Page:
Thank you, Cindy Morris: ‘It is People Like you That do Make a Difference.’

Sometimes they never see them again, and are left to wonder if they made a difference. This is the life of a teacher.

The daily affirmations, bits of encouragement, and support offered to students each school day by members of our staff are the norm. What’s rare is being able to see the impact of their work many years later; to see the seeds planted years ago in full bloom.

Stone , alongside his teacher, Shelly Boyce, paid a visit to Cindy Morris at Schickler Elementary on Wednesday.

Cindy Morris had one of those rare days on Wednesday.

Far beyond the reading, writing and arithmetic, school is an indispensable part of growing up; it’s the one place every student knows they can find a listening ear, or a sturdy shoulder. School is about stability, routine and, for many, a much-needed respite from challenging times at home.

School is where Stone Rude found Cindy Morris, his 5th grade teacher at Mayfield Elementary, back in 2016. On Wednesday, he found her again, all these years later — in a different school, with different students, but the same open arms.

This time, Stone had flowers; and, more importantly, a story to tell about his life and her role in it.

As fate would have it, Kellie Orwig (pictured below), who was with Cindy as a paraprofessional at Mayfield in Stone’s 5th grade class, was also there — and also crying.

It was that kind of moment.

‘It started with a conversation’

Stone, now a junior at Lapeer Community High School, recently had a conversation with his teacher, Shelly Boyce, about teachers, and specifically those who make an impact far beyond what goes in the backpack.

Shelly was taken by what Stone had to say.

“It was so touching,” she said. “And it all started with a conversation.”

After all these years, and because of one conversation, Stone decided he wanted to share with Ms. Morris the impact she made on his life at a young age. In a letter to his old teacher, he wrote about a dark time in his life and how Ms. Morris was there to reassure him that his life mattered. His mother, who ultimately passed away in February 2019, was in the midst of treatment for stage four cancer.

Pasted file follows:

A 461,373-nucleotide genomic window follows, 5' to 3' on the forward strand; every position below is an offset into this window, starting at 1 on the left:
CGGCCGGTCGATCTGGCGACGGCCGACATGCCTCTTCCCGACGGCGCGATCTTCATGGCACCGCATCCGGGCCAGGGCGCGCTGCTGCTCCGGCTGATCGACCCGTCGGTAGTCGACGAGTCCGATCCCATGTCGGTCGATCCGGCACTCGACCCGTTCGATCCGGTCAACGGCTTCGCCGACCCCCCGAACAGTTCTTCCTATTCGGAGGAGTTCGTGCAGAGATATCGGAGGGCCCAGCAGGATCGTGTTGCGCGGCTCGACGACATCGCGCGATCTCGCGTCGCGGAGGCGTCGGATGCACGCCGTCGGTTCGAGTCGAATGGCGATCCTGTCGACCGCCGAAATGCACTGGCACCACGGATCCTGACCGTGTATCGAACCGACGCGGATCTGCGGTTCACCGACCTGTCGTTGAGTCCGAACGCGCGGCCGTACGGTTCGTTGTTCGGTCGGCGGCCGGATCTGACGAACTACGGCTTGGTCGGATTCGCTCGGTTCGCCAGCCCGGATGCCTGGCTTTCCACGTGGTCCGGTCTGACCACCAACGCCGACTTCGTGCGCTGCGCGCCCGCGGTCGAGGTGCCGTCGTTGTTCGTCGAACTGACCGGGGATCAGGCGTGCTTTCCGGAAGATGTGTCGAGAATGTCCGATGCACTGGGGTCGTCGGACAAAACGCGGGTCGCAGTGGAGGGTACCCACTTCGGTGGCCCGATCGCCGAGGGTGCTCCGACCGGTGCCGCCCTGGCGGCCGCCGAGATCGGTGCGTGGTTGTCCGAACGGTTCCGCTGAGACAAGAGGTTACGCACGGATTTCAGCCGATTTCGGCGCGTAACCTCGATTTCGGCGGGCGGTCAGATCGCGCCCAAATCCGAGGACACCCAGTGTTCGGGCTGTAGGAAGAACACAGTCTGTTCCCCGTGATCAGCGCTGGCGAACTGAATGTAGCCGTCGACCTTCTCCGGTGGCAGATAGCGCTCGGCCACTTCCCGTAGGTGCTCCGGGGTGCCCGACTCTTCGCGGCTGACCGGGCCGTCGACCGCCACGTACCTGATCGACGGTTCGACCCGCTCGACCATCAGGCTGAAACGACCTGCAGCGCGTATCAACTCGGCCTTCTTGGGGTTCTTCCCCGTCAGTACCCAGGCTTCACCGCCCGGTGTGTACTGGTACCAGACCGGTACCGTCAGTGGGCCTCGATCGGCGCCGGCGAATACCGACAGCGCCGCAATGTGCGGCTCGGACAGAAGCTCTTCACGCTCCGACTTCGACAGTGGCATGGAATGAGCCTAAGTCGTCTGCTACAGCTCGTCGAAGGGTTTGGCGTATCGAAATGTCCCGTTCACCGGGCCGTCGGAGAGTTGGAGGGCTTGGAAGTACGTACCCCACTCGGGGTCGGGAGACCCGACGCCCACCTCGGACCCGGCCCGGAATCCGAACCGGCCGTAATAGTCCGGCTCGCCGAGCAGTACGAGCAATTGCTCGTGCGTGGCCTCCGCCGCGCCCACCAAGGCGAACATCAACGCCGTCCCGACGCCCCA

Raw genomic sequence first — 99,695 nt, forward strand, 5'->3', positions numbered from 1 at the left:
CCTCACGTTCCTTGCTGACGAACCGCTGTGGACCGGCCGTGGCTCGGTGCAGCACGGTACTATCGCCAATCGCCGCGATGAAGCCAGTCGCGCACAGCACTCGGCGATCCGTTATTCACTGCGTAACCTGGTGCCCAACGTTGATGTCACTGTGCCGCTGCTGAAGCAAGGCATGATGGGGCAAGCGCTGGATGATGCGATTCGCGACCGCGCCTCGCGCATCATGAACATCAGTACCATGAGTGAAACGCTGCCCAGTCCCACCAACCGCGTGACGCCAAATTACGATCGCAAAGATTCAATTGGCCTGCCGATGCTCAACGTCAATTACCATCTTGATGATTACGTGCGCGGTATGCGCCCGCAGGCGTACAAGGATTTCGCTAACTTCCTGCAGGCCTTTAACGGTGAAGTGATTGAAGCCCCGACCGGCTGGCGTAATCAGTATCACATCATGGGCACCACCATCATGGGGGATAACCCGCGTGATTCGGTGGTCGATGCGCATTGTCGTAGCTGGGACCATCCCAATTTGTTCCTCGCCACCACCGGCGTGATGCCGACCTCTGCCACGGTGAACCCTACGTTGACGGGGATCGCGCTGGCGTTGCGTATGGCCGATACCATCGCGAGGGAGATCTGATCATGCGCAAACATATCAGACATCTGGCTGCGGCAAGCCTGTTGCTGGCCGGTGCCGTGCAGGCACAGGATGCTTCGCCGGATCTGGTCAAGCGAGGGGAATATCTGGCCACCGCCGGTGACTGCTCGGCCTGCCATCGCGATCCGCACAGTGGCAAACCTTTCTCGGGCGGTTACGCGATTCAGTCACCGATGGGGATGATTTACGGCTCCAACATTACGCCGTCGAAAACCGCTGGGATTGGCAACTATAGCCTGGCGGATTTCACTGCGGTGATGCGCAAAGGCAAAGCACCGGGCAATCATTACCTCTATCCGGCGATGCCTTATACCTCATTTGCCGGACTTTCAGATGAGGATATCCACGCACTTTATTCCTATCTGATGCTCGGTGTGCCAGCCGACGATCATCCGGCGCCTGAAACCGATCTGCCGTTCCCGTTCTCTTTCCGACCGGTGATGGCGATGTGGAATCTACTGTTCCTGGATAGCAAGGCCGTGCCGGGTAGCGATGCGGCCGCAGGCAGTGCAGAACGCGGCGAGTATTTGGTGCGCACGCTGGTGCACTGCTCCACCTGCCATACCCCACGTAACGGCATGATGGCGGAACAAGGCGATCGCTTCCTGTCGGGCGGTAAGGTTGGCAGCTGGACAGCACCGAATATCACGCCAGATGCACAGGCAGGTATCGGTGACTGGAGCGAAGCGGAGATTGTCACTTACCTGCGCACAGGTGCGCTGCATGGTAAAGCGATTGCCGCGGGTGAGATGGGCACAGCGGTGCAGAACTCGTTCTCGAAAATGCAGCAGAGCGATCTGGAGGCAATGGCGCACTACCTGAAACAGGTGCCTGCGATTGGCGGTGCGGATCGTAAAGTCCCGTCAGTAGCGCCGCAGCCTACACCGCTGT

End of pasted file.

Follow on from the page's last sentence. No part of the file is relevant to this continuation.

I could not focus on school or anything else as a matter of fact. You were there to support me and my family. You made me feel special and that I was important to you. You took time out of your own life and day to make time for us. You even brought us a turkey and gave us presents when my mom was struggling to do so. You made life a little easier to deal with. 

It is people like you that do make a difference.  Even the small things, really aren’t that small. I could never thank you enough for caring about me. Out of all of your students, you helped and cared about me. I will never forget your kindness and gratitude. I will carry those memories with me for the rest of my life and know that good people do exist.     

Stone Rude

Stone went on to share with Ms. Morris that he’s had his share of struggles since leaving her class, in school and outside of school. He had a hard time staying focused during the Pandemic, and like so many students, got off track.

Fortunately, he found his way to the District’s Community High School program and is now passing all of his classes. Stone is confident he will take his progress all the way to graduation.

Stone has been attending classes at Ed Tech, learning about small engine repair. By the end of the year, he will earn his OHV certification and will be able to work as a mechanic after graduation.

And while he has renewed his focus on his future, he made sure to take some time to recognize someone from his past who changed the course of his life.

You made a difference and do need to know what impact you have had on my life.  I will never forget the care and support you gave me and my family during a tragic time.  Your students are blessed to have you as a teacher!  You make a difference!

Stone Rude

So here’s to Cindy Morris and everyone who heeds the call to this noble profession; Here’s to Kellie Orwig and all the parapros who make our classrooms safe and supported; Here’s to Shelly Boyce, who started the conversation, and had the intuition to understand how moments like these can have a far-reaching impact for both student and teacher.

And finally, here’s to Stone Rude for inspiring all of us with his commitment to his studies and his willingness to share with us how his life was impacted by a teacher. You make us all proud, young man!

Bolt Blog

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